87th Ames Explores How Far Media Can Go

U.S. Supreme Court Justice Stephen G. Breyer ’64, Laurence H. Silberman ’61 of the U.S. Court of Appeals for the District of Columbia Circuit, and Diane P. Wood of the U.S. Court of Appeals for the Seventh Circuit presided over the 87th Annual Ames Moot Court Competition in the case of Ride-A-Long Productions, Inc. and Ames Broadcasting Co., Inc. v. Suzanne Rogers and Michelle Rogers. The Archibald Cox Honorary Team won for best team, with team member Arlo Devlin-Brown ’99 winning the prize for best oralist. The Telford Taylor Memorial Team won for best brief.

Murder, the media, and a First Amendment challenge to California Civil Code Section 1708.8 were at the heart of the case, written by Ames Fellow Martina Stewart ’97. The Rogerses’ suit arose from Ride-A-Long’s recording, without the plaintiff’s knowledge or consent, of events that transpired at the Rogerses’ home after plaintiff Michelle Rogers called 911 to report that her parents were involved in a domestic altercation. The LAPD arrived to find William Rogers, the husband of plaintiff Suzanne Rogers and the father of Michelle Rogers, lying dead in the driveway of the Rogerses’ home, with Michelle Rogers kneeling beside her father’s body in a highly emotional state. Suzanne Rogers was discovered inside the family’s home sitting near what appeared to be the murder weapon, her hands covered with blood.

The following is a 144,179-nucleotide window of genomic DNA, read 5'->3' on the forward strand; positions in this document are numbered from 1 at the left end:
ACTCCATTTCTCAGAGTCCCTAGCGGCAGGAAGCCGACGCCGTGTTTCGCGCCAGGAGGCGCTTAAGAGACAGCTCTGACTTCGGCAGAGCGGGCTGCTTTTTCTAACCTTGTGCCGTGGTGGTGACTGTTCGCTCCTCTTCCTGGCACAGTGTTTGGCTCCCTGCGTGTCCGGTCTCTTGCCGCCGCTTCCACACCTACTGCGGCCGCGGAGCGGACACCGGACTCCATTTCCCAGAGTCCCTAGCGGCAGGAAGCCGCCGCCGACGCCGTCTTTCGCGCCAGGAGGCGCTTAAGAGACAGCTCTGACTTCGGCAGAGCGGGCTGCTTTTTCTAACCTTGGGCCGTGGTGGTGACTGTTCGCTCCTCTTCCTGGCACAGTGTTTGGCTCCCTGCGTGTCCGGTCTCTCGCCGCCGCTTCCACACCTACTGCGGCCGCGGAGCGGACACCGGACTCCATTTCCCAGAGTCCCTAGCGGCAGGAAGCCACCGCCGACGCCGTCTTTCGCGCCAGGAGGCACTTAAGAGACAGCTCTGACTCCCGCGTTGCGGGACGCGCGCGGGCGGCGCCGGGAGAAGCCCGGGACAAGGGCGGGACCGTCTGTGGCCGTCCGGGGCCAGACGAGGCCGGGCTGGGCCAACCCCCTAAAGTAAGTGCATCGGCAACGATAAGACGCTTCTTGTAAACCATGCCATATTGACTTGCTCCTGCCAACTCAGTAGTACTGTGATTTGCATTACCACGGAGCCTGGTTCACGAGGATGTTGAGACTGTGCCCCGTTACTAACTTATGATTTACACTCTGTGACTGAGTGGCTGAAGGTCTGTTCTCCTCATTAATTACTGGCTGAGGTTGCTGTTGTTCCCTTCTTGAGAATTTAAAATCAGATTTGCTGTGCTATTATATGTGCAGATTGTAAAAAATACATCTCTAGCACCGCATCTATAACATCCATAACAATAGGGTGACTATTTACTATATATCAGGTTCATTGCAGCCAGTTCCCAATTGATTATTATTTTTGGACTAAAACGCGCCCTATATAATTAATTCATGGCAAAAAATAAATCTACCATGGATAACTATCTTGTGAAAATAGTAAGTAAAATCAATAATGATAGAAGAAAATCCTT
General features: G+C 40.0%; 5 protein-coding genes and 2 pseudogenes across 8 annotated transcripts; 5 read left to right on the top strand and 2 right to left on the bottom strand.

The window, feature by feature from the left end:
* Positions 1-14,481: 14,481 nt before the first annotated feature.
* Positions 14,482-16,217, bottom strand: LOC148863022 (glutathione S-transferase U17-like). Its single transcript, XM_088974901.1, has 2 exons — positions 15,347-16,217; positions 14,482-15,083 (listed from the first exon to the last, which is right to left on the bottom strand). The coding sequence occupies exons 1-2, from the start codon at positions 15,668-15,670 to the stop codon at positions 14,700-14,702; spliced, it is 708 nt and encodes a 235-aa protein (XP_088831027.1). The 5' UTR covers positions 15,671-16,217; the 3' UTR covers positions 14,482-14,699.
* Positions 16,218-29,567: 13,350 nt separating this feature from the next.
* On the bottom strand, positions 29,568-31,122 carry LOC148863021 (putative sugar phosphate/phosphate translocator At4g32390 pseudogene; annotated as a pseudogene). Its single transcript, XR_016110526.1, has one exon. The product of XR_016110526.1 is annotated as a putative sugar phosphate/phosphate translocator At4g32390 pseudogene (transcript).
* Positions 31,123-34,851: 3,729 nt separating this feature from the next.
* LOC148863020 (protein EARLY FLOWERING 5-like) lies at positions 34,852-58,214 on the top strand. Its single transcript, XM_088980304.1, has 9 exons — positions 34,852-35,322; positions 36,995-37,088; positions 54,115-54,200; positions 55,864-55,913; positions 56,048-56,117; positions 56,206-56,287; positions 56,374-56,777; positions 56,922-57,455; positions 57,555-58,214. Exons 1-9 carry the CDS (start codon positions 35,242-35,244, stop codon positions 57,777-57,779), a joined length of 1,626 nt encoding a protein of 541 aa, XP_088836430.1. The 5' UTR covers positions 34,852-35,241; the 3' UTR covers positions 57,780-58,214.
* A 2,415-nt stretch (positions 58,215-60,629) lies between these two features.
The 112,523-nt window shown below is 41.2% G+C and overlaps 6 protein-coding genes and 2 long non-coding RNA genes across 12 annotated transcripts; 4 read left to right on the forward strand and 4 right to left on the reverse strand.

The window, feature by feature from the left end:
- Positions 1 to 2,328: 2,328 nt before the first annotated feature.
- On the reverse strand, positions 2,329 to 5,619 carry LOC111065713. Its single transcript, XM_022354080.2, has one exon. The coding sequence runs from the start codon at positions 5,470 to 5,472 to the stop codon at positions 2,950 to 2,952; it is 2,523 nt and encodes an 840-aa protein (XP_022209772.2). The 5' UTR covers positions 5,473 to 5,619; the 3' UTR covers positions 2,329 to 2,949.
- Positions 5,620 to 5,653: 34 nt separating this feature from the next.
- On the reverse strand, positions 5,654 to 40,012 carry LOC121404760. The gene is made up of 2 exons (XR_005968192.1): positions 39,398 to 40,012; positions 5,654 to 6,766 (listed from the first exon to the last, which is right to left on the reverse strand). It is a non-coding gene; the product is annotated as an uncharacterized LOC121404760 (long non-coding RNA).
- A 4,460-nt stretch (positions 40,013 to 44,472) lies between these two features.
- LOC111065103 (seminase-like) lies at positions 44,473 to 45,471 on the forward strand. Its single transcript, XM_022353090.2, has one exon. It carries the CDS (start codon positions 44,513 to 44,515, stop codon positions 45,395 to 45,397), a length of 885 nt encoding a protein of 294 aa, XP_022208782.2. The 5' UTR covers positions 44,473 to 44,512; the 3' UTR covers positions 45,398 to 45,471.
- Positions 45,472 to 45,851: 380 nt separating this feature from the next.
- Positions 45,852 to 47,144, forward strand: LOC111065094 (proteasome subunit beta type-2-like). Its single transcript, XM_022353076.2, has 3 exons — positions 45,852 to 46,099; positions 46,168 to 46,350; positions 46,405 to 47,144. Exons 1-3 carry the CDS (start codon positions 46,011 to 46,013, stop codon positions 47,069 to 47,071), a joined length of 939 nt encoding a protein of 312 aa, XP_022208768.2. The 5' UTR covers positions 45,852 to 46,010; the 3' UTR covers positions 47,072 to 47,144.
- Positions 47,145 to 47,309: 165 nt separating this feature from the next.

On the night in question, Ride-A-Long had outfitted the LAPD officers with body microphones and had used a unidirectional “shotgun” microphone and a videocamera with a high-powered lens to record the events occurring inside and outside the Rogerses’ home. However, no personnel of Ride-A-Long trespassed on the Rogerses’ property or any nearby private property. Pursuant to a pre-existing contract with Ames Broadcasting Co., Ride-A-Long sold the recordings of the Rogers to the broadcast network, which showed footage of them on its weekly news magazine show Night Time Live in a story on domestic violence in upper-class and upper-middle-class families.

In response to the Rogers’ suit, the media defendants mounted a First Amendment challenge to California Civil Code Section 1708.8, California’s recently enacted invasion of privacy statute. The statute creates a cause of action for “constructive invasion of privacy” when a defendant attempts through use of “a visual and auditory enhancing device” to capture any type of visual image or sound recording of a plaintiff engaged in personal or familial activity. Notwithstanding its broad sweep, the statute exempts from liability recordings made during certain investigations of illegal activity or suspected illegal activity, if those investigations are supported by articulable suspicion and without regard for whether the investigation is undertaken by a public or private actor.

Representing the media defendants and arguing that the statute singled out the press for unfavorable treatment in violation of the First Amendment, best oralist Arlo Devlin-Brown explained to the bench that “in every way that Section 1708.8 differs from California’s common law intrusion tort . . . it focuses on intrusions committed by the press.” In response to Devlin-Brown’s argument that the statute’s “capture requirement cannot really be justified in terms of any sort of protection of privacy,” Judge Silberman struck a theme that would be echoed throughout the evening: “[T]he recording . . . makes it a much greater invasion of privacy because [of] the possibility . . . that it can be distributed to hundreds of people.”